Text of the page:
Gulf fisherman John Yates was cited by a federally-deputized Florida Fish & Wildlife officer for having caught a few red grouper that were about an inch under the 20” minimum limit at the time (they’d have been legal under...more
On February 25, the United States Supreme Court issued a decision in Yates v. United States.1 This case involved the interpretation of Title 18, United States Code, Section 1519, a statute that was added as part of the...more
On February 25, 2015, the U.S. Supreme Court decided Yates v. United States, No. 13-7451, holding that fish are not “tangible objects” within the meaning of 18 U. S. C. §1519, a federal law providing that a person who...more
We now know that Sarbanes-Oxley does not apply to fish . . .
While conducting an offshore inspection of a commercial fishing vessel in the Gulf of Mexico, a federal agent found that the ship’s catch contained...more
On Monday, November 3, 2014, the U.S. Supreme Court held oral argument in Omnicare, Inc. v. Laborers District Council Construction Industry Pension Fund, No. 13-435. As noted in our previous client alert regarding this case,...more
The Issues -
On November 5, 2014, the Supreme Court heard arguments in Yates v. United States of America. In layman's terms, the issue is whether an Enron-era antishredding provision of the Sarbanes-Oxley Act was...more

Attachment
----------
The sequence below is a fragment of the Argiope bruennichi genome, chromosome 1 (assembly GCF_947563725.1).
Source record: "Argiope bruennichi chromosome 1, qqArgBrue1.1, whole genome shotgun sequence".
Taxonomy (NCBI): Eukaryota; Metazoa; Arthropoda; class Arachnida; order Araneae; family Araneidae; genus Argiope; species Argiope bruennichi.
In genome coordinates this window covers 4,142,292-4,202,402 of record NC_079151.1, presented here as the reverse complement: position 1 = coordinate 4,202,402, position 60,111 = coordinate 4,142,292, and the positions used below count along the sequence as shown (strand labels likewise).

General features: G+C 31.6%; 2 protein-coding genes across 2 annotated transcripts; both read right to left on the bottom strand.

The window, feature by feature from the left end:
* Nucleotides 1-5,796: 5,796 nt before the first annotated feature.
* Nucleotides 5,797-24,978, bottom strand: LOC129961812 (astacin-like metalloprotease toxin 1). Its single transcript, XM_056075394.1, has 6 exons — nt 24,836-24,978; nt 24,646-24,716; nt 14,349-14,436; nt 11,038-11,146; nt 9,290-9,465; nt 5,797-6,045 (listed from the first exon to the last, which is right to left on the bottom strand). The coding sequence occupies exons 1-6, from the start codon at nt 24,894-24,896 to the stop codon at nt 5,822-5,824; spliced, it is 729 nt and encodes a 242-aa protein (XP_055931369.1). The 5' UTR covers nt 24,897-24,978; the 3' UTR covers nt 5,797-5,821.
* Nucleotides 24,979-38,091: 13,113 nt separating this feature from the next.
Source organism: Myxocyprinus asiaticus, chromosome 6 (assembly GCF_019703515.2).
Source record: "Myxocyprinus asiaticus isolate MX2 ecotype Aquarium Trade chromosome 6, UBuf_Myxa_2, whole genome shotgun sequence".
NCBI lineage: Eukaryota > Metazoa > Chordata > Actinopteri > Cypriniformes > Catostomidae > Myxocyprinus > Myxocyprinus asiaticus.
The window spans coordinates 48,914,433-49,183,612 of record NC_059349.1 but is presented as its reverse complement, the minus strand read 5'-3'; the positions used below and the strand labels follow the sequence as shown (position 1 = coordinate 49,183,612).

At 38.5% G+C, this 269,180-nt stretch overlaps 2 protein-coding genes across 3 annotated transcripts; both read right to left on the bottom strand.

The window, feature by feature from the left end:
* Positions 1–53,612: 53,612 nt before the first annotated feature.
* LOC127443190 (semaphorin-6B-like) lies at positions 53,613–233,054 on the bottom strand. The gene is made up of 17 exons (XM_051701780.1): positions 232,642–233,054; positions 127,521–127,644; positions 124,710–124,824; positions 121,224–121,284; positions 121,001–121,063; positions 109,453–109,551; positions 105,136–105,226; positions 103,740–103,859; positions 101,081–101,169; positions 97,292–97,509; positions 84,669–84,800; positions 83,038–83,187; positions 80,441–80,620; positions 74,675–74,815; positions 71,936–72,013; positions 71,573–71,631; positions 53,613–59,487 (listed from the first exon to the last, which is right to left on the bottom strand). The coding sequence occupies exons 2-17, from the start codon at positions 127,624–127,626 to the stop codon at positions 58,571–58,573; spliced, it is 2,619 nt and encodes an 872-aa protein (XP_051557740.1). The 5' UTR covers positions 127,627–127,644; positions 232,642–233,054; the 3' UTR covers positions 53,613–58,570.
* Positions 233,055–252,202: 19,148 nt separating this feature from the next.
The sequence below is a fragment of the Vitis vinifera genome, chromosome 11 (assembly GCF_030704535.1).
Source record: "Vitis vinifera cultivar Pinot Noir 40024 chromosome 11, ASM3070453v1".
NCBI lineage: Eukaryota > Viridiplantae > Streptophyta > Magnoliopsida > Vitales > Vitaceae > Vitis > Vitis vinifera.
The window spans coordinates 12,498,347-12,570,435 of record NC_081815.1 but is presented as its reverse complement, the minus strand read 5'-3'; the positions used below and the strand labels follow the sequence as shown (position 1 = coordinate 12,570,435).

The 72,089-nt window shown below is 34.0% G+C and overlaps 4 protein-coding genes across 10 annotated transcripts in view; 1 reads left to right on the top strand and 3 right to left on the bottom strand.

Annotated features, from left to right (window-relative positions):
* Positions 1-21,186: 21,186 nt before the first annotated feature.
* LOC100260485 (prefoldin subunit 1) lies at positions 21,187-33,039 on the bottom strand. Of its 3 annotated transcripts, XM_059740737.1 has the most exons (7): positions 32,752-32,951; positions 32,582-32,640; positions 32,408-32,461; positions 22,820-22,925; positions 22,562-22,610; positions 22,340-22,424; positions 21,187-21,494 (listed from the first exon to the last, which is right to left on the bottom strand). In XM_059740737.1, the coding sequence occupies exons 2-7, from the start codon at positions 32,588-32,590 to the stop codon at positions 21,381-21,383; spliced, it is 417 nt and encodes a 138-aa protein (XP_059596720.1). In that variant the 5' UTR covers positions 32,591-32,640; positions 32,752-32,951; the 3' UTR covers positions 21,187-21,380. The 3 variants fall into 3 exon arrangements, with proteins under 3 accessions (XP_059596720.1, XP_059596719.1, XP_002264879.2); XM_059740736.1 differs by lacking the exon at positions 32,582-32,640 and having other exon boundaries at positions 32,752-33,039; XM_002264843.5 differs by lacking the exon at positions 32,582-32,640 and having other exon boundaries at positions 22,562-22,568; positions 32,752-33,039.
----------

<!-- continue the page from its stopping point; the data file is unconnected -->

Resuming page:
On Nov. 3, 2014, oral argument was held in another securities case being reviewed by the U.S. Supreme Court this year, Omnicare Inc. v. Laborers District Council. The issue before the Supreme Court is whether a plaintiff can...more
Monday’s oral argument before the Supreme Court in Laborers District Counsel Construction Industry Pension Fund v. Omnicare, Inc., (“Omnicare”) was remarkable in that, as Omnicare attorney Kannon Shanmugam noted, it was the...more
In the recent, landmark case of Riley v. California, the United States Supreme Court held that the police may not search digital data on the cell phone of an arrestee without a warrant, reasoning that smart phones not only...more
Yesterday, SCOTUS heard oral argument in Omnicare, Inc. v. Laborers District Council Construction Industry Pension Fund. The case seeks to answer this question: when can a statement of opinion be actionable as a “false...more
The U.S. Supreme Court heard oral argument this week in Dart Cherokee Basin Operating Co. v. Owens, No. 13-719. This case involves whether a defendant must provide evidence with its notice of removal under the Class Action...more
Is "a short and plain statement" of the grounds for removal sufficient to remove a case to federal court? Or must a defendant supply admissible evidence in its notice of removal to prove amount in controversy? The Supreme...more
In Local 703 v. Regions Financial Corp., No. 12:14168 (Aug. 6, 2014), the Eleventh Circuit reviewed the certification of a securities fraud class action brought by investors against Regions for allegedly misrepresenting its...more